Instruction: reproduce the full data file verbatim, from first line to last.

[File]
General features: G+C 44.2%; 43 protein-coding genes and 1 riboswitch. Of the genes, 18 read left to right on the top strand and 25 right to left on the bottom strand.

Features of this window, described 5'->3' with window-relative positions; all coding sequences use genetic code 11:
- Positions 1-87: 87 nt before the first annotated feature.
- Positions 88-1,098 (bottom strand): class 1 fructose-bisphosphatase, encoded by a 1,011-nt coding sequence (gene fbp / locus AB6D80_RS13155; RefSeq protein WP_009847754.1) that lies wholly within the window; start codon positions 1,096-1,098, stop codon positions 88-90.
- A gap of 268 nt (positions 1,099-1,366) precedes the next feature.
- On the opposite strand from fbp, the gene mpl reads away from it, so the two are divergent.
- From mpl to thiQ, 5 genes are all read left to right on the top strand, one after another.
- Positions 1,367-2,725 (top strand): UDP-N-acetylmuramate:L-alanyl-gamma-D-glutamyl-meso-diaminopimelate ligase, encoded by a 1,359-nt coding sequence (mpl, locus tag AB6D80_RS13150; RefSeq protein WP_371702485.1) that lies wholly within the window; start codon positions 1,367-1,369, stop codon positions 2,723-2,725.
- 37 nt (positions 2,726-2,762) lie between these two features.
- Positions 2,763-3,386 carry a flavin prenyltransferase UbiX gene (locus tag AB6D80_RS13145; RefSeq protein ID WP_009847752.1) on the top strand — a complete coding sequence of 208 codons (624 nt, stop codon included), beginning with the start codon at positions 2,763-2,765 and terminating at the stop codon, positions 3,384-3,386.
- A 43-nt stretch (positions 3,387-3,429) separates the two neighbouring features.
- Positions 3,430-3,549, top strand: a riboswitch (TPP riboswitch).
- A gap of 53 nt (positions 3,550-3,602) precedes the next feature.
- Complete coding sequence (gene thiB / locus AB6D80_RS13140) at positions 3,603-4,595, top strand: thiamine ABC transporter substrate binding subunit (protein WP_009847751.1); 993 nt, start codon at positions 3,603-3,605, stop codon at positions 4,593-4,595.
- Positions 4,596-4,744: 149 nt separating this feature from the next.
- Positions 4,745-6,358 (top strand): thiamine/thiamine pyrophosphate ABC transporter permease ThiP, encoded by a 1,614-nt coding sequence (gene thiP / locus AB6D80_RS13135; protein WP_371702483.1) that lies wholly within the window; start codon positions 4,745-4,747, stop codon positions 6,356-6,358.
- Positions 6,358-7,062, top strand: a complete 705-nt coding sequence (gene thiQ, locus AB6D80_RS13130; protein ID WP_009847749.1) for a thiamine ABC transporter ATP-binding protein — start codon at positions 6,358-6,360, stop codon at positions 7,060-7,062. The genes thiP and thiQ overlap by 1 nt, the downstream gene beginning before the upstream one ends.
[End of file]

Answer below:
General features: G+C 44.2%; 43 protein-coding genes and 1 riboswitch. Of the genes, 18 read left to right on the top strand and 25 right to left on the bottom strand.

Features of this window, described 5'->3' with window-relative positions; all coding sequences use genetic code 11:
- Positions 1-87: 87 nt before the first annotated feature.
- Positions 88-1,098 (bottom strand): class 1 fructose-bisphosphatase, encoded by a 1,011-nt coding sequence (gene fbp / locus AB6D80_RS13155; RefSeq protein WP_009847754.1) that lies wholly within the window; start codon positions 1,096-1,098, stop codon positions 88-90.
- A gap of 268 nt (positions 1,099-1,366) precedes the next feature.
- On the opposite strand from fbp, the gene mpl reads away from it, so the two are divergent.
- From mpl to thiQ, 5 genes are all read left to right on the top strand, one after another.
- Positions 1,367-2,725 (top strand): UDP-N-acetylmuramate:L-alanyl-gamma-D-glutamyl-meso-diaminopimelate ligase, encoded by a 1,359-nt coding sequence (mpl, locus tag AB6D80_RS13150; RefSeq protein WP_371702485.1) that lies wholly within the window; start codon positions 1,367-1,369, stop codon positions 2,723-2,725.
- 37 nt (positions 2,726-2,762) lie between these two features.
- Positions 2,763-3,386 carry a flavin prenyltransferase UbiX gene (locus tag AB6D80_RS13145; RefSeq protein ID WP_009847752.1) on the top strand — a complete coding sequence of 208 codons (624 nt, stop codon included), beginning with the start codon at positions 2,763-2,765 and terminating at the stop codon, positions 3,384-3,386.
- A 43-nt stretch (positions 3,387-3,429) separates the two neighbouring features.
- Positions 3,430-3,549, top strand: a riboswitch (TPP riboswitch).
- A gap of 53 nt (positions 3,550-3,602) precedes the next feature.
- Complete coding sequence (gene thiB / locus AB6D80_RS13140) at positions 3,603-4,595, top strand: thiamine ABC transporter substrate binding subunit (protein WP_009847751.1); 993 nt, start codon at positions 3,603-3,605, stop codon at positions 4,593-4,595.
- Positions 4,596-4,744: 149 nt separating this feature from the next.
- Positions 4,745-6,358 (top strand): thiamine/thiamine pyrophosphate ABC transporter permease ThiP, encoded by a 1,614-nt coding sequence (gene thiP / locus AB6D80_RS13135; protein WP_371702483.1) that lies wholly within the window; start codon positions 4,745-4,747, stop codon positions 6,356-6,358.
- Positions 6,358-7,062, top strand: a complete 705-nt coding sequence (gene thiQ, locus AB6D80_RS13130; protein ID WP_009847749.1) for a thiamine ABC transporter ATP-binding protein — start codon at positions 6,358-6,360, stop codon at positions 7,060-7,062. The genes thiP and thiQ overlap by 1 nt, the downstream gene beginning before the upstream one ends.